Creative embroidery by top textile artists

Creative embroidery by top textile artists

Following on from our profile of 10 contemporary embroidery artists, today we explore those textile practitioners working with traditional stitch techniques in evermore interesting and creative ways.


Lisa Kokin

Creative embroidery art by Lisa Kokin - Mallow

Lisa Kokin – Mallow (How the West was Sewn)

Lisa Kokin may have been destined to be a textile artist considering her parents were upholsterers. She often transforms objects using sewing techniques and book arts to create exquisitely detailed and intricate work.  One project involved taking boxes of cowboy novels (which she found in a local recycling centre) and finding a new life for them; the imagery of the covers and the words of the books didn’t appeal to Lisa, but the sheer volume of source material was enough to ensure she wouldn’t let them go to waste. Eventually she re-contextualised the overtly macho imagery in a delicate, almost feminine way using traditional stitch techniques to create a series of pieces entitled How the West was Sewn. For more information visit LisaKokin.com


Alice Kettle

Stitch artist Alice Kettle - Glove Bouquet

Alice Kettle – Glove Bouquet

UK-based textile artist uses a range of tiny intricate stitches, which build up and combine to form large and imposing swathes of colour. Her background as a painter is evident in the style of her embroidery work, but the use of textiles and thread give the work an secondary interest. Alice Kettle has authored several books and her collaboration with colleague Jane McKeating Hand Stitch Perspectives was one of the Sue Stone’s top 5 textile art books of 2013. For more information visit AliceKettle.com


Cecile Dachary

Stitched textile art and mixed media by Cecile Dachary - Miniatures

Cecile Dachary – Miniatures

Cecile Dachary uses worn fabrics that retained traces of their former life. She uses dyeing techniques to breath fresh life into these materials and sews fragments either by hand or machine. This artist seeks to exceed the conventions of her craft and the traditional genre associated with creative embroidery. A defining feature of Cecile’s work is the dangling pieces of thread and lack of clean finish which give the art a deconstructed feel, taking us full circle back to the found source material. For more information visit CecileDachary.com


Ceciel Perra

Embroidered photography by Cecile Perera

Embroidered photography by Ceciel Perera

French-born Ceciel Perra’s imaginative work has resonance with a recent trend in stitch art; that of using photographs as a basis and re-imagining them with the use of embroidery (very much like recent TextileArtist.org interviewee Melissa Zexter). What is so appealing about this technique is that a seemingly mundane or everyday image is given a new life as something darker, more menacing or indeed completely the opposite. Experimentation is a huge part of Ceciel’s process and that’s clear to see in the variety of work she produces. For more information visit ArtPerra.fr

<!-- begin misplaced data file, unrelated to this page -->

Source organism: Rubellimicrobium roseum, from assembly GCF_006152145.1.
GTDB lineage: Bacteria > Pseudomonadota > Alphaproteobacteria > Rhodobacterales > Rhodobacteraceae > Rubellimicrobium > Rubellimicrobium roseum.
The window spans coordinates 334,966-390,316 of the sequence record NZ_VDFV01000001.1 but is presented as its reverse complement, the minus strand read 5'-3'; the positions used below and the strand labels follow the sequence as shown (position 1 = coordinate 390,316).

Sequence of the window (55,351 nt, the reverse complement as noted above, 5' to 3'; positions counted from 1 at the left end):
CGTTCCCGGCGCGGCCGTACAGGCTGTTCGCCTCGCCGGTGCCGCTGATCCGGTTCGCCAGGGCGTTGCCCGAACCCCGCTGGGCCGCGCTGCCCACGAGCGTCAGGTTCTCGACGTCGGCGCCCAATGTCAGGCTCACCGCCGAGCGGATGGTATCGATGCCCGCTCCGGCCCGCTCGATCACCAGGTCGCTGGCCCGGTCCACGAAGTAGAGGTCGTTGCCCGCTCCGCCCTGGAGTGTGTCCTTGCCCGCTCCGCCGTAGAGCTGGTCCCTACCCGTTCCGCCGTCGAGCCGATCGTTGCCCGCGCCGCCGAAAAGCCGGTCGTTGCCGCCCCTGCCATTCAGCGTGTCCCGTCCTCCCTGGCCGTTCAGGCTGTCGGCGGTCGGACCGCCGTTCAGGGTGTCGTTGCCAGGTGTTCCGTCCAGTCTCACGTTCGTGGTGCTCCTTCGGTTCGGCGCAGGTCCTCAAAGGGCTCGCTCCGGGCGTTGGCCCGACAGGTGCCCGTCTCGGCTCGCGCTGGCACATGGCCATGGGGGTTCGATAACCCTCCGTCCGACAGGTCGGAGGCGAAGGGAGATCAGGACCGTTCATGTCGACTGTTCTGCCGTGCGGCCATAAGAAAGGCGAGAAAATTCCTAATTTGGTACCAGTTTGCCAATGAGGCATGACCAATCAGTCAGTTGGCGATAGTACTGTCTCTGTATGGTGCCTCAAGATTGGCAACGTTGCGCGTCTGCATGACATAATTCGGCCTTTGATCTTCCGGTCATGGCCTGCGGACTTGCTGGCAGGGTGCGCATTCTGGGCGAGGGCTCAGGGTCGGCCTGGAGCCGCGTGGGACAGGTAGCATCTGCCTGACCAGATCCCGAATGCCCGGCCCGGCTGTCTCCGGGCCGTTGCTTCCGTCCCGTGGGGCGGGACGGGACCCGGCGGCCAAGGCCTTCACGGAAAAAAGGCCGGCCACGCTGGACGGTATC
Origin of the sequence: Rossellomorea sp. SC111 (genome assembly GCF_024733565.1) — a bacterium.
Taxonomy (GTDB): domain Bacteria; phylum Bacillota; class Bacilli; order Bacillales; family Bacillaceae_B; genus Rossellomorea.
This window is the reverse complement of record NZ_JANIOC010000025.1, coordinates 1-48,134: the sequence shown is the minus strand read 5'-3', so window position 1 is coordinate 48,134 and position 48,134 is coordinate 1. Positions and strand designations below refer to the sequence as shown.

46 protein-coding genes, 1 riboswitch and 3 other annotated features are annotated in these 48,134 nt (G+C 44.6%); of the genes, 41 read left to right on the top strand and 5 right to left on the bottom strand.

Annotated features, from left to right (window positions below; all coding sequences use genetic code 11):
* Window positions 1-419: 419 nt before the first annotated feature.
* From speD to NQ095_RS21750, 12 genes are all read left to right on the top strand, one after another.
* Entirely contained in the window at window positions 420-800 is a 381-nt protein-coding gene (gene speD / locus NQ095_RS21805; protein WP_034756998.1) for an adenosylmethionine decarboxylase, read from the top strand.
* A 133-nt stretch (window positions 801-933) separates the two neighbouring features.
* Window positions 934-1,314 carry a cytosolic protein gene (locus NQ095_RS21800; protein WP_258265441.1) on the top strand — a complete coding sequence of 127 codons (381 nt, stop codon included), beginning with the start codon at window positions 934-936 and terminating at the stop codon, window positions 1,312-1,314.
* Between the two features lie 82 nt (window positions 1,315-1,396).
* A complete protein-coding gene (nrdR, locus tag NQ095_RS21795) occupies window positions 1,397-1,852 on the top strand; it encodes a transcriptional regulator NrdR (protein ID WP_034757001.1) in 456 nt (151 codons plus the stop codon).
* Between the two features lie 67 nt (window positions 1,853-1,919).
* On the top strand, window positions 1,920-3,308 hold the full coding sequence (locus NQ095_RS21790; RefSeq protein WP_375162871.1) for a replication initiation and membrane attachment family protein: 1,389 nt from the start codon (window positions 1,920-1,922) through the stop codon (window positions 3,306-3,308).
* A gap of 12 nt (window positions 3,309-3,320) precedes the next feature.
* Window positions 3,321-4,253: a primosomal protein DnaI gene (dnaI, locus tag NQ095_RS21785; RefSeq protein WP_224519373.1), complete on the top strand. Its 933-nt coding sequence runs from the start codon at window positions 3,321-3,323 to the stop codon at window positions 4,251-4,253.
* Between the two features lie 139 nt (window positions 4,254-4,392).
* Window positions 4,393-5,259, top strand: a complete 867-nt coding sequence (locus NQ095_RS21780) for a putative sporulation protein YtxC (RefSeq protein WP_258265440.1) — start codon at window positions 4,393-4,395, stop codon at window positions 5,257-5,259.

Ulla Jokisalo

Contemporary textile artist Ulla Jokisalo - Laterna Magica

Ulla Jokisalo – Laterna Magica

Headless figures are a central subject in the work of Ulla Jokisalo and themes explored include a comparison and juxtaposition of the technique of machine embroidery and the work of medical practitioners (particularly surgeons).  The playful nature of Ulla’s stitch work is at odds with the precision required on the operating table and she consciously uses this to deconstruct the human body in her art. For more information visit HelsinkiSchool.fi


Rosie James

Creative embroidery by Rosie James - Time Trial

Rosie James – Time Trial

We recently featured the work of Rosie James in our article about the top textile art groups in the UK, as she is a member of the ever-evolving Prism group. Rosie references large gatherings of people and seeks to find the intricacies of her subject matter; she takes photographs which are studied for details of the commonality within the group, which she will later highlight in her stitched work. She employs a technique of growing popularity known as ‘drawing with the sewing machine’ (see Yumiko Reynolds, Willy Schut and Harriet Riddell). Rosie sees her artwork as a ‘celebration of the process of sewing’, which is why she uses transparent cloth; the details of the threads, which are left loose, are revealed and layering of the crowd with stitch builds up interest and raises the image from the surface. For more information visit RosieJames.com


Hinke Schreuders

Embroidery art by Hinke Schreuders

Hinke Schreuders

Like Ceciel Perra (featured above) Netherlands based artist Hinke Schreuders combines embroidery with vintage photography to create intriguing contemporary textile art. The artist depicts the entrapment of females; the stitch is used as a metaphor for life, career, relationships, children – anything that makes demands on the time of a woman. The dark subject matter is tempered somewhat by a serenity, which points to contented vulnerability. For more information visit SudsandSoda.com


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Friday 18th, August 2017 / 04:23
Joe

About the author

Joseph Pitcher is the son of textile artist Sue Stone. He is an actor and voice-over artist and has worked at the RSC, the National Theatre, West End theatres and several other leading regional venues across the UK. Find Joe on Google

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